MyAmericanFuture

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MyAmericanFuture

Thursday, August 25, 2016

August 25, 2016: Virginia Places: Fairfax Court House



[Inspired by my annual Virginia pilgrimage with the boys, this year’s series will focus on AmericanStudying interesting places in the Commonwealth. Leading up to a special weekend post on my presentation at the Historical Writers of America conference in Williamsburg!]
Two other important contexts for a site closely tied to the Civil War’s opening salvos.
While of course the first shots of the Civil War were fired on Charleston’s Fort Sumter, the war’s first land conflict is generally considered to be the June 1, 1861 skirmish between Union scouts and local militiamen known as the Battle of Fairfax Court House. You can’t throw a Virginia peanut anywhere in the state without encountering Civil War history of one type or another, though, and while each such moment was certainly significant to both its individual participants and the war’s evolving trajectory, it can also begin to feel as if each community is competing to make the case for why this particular battle was more meaningful or worth memorializing. (A phenomenon not unique to either Virginia or Civil War history—just ask residents of Lexington and Concord precisely where the Revolutionary War began!) And from a military history standpoint, the second Battle of Fairfax Court House (fought just over two years after the first, on June 27, 1863) was far more significant, as it impacted Confederate troop movements and availability not long before the war’s decisive conflict at Gettysburg.
In any case, Fairfax Court House connects to additional and even more unique and interesting American histories than those Civil War moments. The first Fairfax county courthouse was constructed at a site known as Spring Fields in 1742, and a second, more sizeable structure built 10 years later in the town of Alexandria. These county courthouses featured and reflected a new, interestingly aristocratic and ad hoc form of justice and governance in the colony, as “gentleman justices” (including both George Washington and George Mason) appointed by the Governor met on “court day” not only to decide on criminal and civil cases and punishments, but also to set and levy taxes, authorize new construction and development, and generally run much of the colony’s financial and civic affairs. Elites occupied central roles in the governments of every 18th century colony to be sure, but nonetheless this overt reliance on the wisdom of individual landed gentleman differentiated Virginia from the “town meeting” narrative of New England communal governance. It’s thus perhaps not coincidental that while New England’s Revolutionary activities began with secret societies and nighttime tea parties, Virginia’s began with gentlemen serving the colony in the House of Burgesses and yet openly declaring their commitment to liberty and independence.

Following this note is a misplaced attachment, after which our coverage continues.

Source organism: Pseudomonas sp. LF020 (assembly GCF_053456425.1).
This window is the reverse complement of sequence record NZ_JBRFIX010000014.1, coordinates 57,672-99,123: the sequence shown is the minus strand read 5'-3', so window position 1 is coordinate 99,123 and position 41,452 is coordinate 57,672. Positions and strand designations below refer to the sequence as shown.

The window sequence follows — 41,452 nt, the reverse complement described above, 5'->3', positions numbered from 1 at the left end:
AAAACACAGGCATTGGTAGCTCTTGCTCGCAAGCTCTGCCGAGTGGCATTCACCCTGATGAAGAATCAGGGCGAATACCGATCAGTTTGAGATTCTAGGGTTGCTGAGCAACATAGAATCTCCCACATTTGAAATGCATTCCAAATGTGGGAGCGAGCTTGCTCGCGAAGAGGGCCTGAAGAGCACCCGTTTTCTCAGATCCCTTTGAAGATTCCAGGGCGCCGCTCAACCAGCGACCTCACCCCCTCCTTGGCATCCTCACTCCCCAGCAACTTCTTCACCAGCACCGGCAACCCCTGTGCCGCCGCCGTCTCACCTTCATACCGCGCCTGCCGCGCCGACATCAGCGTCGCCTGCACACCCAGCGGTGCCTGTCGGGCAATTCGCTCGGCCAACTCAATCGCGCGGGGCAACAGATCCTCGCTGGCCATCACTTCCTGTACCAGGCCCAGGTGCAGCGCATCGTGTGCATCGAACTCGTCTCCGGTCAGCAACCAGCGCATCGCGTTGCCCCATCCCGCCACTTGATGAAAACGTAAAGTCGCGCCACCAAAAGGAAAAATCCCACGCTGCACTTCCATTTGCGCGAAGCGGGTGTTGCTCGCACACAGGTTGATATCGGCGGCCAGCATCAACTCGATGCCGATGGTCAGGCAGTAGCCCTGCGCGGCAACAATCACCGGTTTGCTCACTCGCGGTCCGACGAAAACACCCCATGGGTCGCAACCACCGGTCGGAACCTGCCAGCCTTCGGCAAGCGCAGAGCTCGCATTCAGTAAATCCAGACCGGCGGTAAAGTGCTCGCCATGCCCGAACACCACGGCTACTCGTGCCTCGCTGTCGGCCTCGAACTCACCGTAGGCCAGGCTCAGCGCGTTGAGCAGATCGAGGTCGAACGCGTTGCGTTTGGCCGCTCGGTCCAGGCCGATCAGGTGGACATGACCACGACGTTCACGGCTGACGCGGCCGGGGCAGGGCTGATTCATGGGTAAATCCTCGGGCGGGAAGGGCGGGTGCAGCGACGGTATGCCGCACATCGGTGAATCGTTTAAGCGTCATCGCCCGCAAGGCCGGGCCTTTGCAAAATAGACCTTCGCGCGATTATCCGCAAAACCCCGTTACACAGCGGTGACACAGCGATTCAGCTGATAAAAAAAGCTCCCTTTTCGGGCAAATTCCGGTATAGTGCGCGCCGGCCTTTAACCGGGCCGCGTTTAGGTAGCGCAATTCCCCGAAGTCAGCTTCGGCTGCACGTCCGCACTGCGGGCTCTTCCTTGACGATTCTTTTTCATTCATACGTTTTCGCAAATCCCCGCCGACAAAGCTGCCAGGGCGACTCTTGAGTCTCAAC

The gentleman justices were not the only, nor the most numerous, Virginians present at the courthouse on court day, however. As the opening of that interesting hyperlined article (on Virginia courthouse architecture) notes, court day was a deeply communal and festive occasion, one that brought out a wide cross-section of 18th century Virginia’s population. Yet at the same time, Old Courthouse Road (address of the historic Fairfax County Courthouse site that remains in operation to this day) intersects with Gallows Road, still in use as a state road but of course named for a far different and darker social purpose (or perhaps not, as this Washington Post article argues—but as noted there, a gallows was built in Alexandria in the same year as the courthouse construction there, so the larger point certainly stands). Since at least Bacon’s Rebellion of 1676, the relationship between Virginia’s elites and its broader population had been a fraught one, and the move toward revolution across the 18th century cannot be separated from that uneasy and evolving dynamic. In both celebratory and darker ways, the history of the Fairfax Court House thus interconnects with that interplay between the colony’s “gentlemen” and its men (and women) more broadly.
Last VA places tomorrow,
Ben
PS. What do you think? Interesting places (in any state) you’d highlight?

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